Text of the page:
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Electoral Dynamics in the Philippines: Money Politics, Patronage and Clientelism at the Grassroots

Editors:
Allen Hicken
Edward Aspinall
Meredith Weiss

ISBN:
9789813250529
Format:
Paperback
Pages:
358
List price(s):
42.00 SGD

Publication date:
15 November 2019

Short description: 

The role of clientelism, political machines, and money politics in grassroots electioneering in the Philippines is much discussed, but rarely studied in detail. Combining in-depth ethnographic fieldwork in localities across the Philippines during the 2016 election, with polling data, and offering national comparative scope, this study sheds light on the organisation of elections and electioneering across the Philippines.

How do candidates choose to appeal to voters to get out the vote? How do voters respond to different kinds of appeals? How important are patronage and clientelism? What are the networks within which patronage is delivered? What do political machines look like in elections influenced by social media? The book identifies commonalities and differences across the Philippines while speaking to current debates in the political science literature about elections in developing democracies, the structure and organisation of clientelism, and the role of money in elections.

Full description: 

The role of clientelism, political machines, and money politics in grassroots electioneering in the Philippines is much discussed, but rarely studied in detail. Combining in-depth ethnographic fieldwork in localities across the Philippines during the 2016 election, with polling data, and offering national comparative scope, this study sheds light on the organisation of elections and electioneering across the Philippines.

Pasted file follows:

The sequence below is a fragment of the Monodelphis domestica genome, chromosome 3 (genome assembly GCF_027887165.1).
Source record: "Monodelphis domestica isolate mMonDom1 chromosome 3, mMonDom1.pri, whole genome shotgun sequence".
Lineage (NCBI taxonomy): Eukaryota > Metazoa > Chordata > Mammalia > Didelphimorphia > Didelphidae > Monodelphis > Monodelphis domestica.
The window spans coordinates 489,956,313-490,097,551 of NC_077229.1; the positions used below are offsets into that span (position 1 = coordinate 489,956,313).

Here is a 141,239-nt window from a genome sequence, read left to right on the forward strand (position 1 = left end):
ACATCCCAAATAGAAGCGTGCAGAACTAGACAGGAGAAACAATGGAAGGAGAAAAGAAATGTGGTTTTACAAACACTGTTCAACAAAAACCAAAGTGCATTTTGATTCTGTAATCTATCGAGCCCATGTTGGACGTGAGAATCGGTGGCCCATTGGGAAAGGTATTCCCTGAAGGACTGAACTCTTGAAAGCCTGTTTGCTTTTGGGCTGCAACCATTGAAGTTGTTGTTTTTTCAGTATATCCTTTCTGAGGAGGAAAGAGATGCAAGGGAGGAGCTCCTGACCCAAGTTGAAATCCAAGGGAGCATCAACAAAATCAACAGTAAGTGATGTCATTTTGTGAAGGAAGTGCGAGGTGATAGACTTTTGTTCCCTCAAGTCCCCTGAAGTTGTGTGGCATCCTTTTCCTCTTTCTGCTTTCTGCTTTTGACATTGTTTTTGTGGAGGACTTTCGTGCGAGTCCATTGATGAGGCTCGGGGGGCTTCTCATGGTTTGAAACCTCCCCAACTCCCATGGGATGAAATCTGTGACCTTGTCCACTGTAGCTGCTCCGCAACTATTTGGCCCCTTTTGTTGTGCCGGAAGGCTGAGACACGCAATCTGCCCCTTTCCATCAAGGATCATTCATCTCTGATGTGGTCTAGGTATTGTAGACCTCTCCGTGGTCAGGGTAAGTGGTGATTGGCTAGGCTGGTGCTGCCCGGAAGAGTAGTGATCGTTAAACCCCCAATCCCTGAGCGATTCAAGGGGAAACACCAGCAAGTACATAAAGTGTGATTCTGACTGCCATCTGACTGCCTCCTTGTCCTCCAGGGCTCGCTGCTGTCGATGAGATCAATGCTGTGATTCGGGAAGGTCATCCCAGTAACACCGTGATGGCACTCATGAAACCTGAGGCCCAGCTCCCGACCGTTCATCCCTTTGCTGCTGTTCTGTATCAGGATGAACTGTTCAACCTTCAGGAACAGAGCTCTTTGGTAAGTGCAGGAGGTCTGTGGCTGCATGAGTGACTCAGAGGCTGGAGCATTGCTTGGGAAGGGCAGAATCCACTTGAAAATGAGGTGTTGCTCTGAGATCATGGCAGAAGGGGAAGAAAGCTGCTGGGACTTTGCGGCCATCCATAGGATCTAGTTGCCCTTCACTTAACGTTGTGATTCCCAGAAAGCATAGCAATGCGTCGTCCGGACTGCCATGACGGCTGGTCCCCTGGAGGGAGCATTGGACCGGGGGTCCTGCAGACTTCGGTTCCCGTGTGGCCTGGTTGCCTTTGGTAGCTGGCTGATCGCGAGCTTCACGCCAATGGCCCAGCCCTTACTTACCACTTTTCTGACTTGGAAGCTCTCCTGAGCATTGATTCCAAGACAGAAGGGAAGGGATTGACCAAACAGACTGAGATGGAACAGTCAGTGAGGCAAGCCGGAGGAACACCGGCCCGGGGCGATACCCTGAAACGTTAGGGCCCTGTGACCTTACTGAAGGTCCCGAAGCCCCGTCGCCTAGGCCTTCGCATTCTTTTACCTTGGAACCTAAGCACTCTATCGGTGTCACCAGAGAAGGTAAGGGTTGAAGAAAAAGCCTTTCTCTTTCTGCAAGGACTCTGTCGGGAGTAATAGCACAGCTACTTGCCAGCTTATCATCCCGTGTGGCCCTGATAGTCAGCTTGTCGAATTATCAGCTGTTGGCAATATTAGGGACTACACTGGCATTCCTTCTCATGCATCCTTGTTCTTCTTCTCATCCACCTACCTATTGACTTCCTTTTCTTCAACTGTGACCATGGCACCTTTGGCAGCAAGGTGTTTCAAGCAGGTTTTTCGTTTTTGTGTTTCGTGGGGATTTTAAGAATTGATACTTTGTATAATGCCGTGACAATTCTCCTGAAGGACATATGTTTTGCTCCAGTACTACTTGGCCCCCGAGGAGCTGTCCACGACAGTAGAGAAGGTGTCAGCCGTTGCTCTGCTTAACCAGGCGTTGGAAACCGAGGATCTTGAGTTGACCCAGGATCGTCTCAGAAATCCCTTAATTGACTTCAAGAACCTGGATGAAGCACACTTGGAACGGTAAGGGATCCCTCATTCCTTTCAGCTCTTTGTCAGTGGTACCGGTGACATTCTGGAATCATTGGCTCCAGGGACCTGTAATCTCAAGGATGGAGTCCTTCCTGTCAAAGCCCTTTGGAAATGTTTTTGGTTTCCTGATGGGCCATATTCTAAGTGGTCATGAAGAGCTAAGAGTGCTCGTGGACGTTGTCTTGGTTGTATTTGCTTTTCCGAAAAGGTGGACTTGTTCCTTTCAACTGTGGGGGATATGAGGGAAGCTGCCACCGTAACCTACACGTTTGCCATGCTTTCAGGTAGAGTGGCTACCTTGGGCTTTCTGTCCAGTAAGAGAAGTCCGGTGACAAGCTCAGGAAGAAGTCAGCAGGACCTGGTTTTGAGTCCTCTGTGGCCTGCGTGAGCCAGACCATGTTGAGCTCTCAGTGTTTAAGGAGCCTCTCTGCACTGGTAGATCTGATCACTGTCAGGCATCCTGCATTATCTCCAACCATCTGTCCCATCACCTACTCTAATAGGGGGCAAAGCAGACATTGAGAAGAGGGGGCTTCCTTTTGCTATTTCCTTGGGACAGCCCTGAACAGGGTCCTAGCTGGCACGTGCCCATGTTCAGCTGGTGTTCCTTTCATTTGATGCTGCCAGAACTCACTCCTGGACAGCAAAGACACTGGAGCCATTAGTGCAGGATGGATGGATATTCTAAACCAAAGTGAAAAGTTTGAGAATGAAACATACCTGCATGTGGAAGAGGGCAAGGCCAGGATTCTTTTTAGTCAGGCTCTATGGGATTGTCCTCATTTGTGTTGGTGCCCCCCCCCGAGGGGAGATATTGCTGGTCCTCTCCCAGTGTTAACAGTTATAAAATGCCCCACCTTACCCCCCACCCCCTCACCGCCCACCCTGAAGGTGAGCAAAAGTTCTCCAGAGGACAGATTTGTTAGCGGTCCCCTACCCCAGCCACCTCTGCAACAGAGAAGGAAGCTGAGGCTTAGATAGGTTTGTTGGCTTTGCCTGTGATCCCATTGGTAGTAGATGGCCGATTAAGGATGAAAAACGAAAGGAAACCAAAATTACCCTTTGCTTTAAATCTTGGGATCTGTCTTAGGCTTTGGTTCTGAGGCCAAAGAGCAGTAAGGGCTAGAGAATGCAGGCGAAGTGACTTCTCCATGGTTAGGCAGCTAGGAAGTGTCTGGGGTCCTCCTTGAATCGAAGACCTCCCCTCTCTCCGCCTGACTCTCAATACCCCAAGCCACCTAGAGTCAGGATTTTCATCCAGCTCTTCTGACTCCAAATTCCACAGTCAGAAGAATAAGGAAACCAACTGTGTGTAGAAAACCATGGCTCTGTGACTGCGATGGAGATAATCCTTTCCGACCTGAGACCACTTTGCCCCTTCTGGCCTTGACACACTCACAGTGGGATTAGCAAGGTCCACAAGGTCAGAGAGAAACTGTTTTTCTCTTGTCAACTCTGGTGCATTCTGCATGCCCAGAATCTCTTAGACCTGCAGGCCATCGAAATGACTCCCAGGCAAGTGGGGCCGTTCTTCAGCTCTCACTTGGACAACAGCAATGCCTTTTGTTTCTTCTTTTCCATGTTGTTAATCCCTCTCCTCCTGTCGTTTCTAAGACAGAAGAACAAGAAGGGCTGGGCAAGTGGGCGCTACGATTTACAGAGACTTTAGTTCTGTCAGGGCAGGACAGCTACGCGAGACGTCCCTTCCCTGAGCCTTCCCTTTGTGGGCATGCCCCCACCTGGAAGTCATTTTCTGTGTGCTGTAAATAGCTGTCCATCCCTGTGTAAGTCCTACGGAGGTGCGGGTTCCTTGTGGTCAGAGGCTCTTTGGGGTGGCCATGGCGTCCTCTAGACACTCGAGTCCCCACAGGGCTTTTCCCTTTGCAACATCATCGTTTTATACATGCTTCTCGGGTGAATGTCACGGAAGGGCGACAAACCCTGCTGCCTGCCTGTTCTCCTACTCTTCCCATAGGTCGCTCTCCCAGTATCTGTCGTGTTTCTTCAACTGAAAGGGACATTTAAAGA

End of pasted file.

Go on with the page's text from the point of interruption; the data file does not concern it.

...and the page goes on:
How do candidates choose to appeal to voters to get out the vote? How do voters respond to different kinds of appeals? How important are patronage and clientelism? What are the networks within which patronage is delivered? What do political machines look like in elections influenced by social media? The book identifies commonalities and differences across the Philippines while speaking to current debates in the political science literature about elections in developing democracies, the structure and organisation of clientelism, and the role of money in elections.

Biography: 

Allen Hicken is professor of Political Science, a Research Professor at the Center for Political Studies, and the Center for Southeast Asian Studies at the University of Michigan.

Edward Aspinall is a professor of politics at the Coral Bell School of Asia Pacific Affairs, Australian National University.

Meredith Weiss is professor of Political Science at the University at Albany, State University of New York.

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